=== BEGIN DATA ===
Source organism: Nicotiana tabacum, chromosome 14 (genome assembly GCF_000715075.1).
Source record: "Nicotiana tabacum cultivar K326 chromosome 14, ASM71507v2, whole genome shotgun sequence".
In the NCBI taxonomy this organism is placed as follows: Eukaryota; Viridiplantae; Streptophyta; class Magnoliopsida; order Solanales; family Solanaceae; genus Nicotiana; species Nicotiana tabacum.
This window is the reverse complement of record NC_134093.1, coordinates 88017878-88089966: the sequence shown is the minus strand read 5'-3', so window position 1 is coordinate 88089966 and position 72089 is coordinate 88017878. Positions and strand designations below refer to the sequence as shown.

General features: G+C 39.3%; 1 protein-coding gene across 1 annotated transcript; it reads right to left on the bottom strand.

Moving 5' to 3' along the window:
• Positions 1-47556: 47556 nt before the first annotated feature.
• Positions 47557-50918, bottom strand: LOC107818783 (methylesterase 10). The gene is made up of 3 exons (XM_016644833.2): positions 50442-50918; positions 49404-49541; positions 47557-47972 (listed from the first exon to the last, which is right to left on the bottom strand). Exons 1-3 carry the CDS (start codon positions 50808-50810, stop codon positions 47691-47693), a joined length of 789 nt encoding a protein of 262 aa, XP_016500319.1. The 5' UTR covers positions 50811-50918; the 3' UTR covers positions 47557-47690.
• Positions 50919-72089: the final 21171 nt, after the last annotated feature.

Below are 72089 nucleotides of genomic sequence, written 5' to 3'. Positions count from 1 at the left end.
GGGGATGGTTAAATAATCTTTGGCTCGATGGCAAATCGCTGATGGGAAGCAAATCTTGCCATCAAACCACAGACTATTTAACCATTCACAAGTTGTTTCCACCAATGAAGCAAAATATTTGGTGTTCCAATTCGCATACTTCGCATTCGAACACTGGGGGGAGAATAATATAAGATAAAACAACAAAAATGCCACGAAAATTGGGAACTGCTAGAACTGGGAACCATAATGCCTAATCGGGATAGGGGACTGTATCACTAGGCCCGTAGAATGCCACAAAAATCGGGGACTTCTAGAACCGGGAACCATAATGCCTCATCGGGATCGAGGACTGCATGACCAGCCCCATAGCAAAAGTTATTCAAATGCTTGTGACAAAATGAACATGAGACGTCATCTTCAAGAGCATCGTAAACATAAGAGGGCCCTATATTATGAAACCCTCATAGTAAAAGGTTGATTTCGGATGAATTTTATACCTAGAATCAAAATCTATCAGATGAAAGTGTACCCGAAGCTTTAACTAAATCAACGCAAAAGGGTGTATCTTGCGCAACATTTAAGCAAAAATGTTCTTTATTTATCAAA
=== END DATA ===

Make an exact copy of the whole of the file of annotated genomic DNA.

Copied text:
Source organism: Nicotiana tabacum, chromosome 14 (genome assembly GCF_000715075.1).
Source record: "Nicotiana tabacum cultivar K326 chromosome 14, ASM71507v2, whole genome shotgun sequence".
In the NCBI taxonomy this organism is placed as follows: Eukaryota; Viridiplantae; Streptophyta; class Magnoliopsida; order Solanales; family Solanaceae; genus Nicotiana; species Nicotiana tabacum.
This window is the reverse complement of record NC_134093.1, coordinates 88017878-88089966: the sequence shown is the minus strand read 5'-3', so window position 1 is coordinate 88089966 and position 72089 is coordinate 88017878. Positions and strand designations below refer to the sequence as shown.

General features: G+C 39.3%; 1 protein-coding gene across 1 annotated transcript; it reads right to left on the bottom strand.

Moving 5' to 3' along the window:
• Positions 1-47556: 47556 nt before the first annotated feature.
• Positions 47557-50918, bottom strand: LOC107818783 (methylesterase 10). The gene is made up of 3 exons (XM_016644833.2): positions 50442-50918; positions 49404-49541; positions 47557-47972 (listed from the first exon to the last, which is right to left on the bottom strand). Exons 1-3 carry the CDS (start codon positions 50808-50810, stop codon positions 47691-47693), a joined length of 789 nt encoding a protein of 262 aa, XP_016500319.1. The 5' UTR covers positions 50811-50918; the 3' UTR covers positions 47557-47690.
• Positions 50919-72089: the final 21171 nt, after the last annotated feature.

Below are 72089 nucleotides of genomic sequence, written 5' to 3'. Positions count from 1 at the left end.
GGGGATGGTTAAATAATCTTTGGCTCGATGGCAAATCGCTGATGGGAAGCAAATCTTGCCATCAAACCACAGACTATTTAACCATTCACAAGTTGTTTCCACCAATGAAGCAAAATATTTGGTGTTCCAATTCGCATACTTCGCATTCGAACACTGGGGGGAGAATAATATAAGATAAAACAACAAAAATGCCACGAAAATTGGGAACTGCTAGAACTGGGAACCATAATGCCTAATCGGGATAGGGGACTGTATCACTAGGCCCGTAGAATGCCACAAAAATCGGGGACTTCTAGAACCGGGAACCATAATGCCTCATCGGGATCGAGGACTGCATGACCAGCCCCATAGCAAAAGTTATTCAAATGCTTGTGACAAAATGAACATGAGACGTCATCTTCAAGAGCATCGTAAACATAAGAGGGCCCTATATTATGAAACCCTCATAGTAAAAGGTTGATTTCGGATGAATTTTATACCTAGAATCAAAATCTATCAGATGAAAGTGTACCCGAAGCTTTAACTAAATCAACGCAAAAGGGTGTATCTTGCGCAACATTTAAGCAAAAATGTTCTTTATTTATCAAA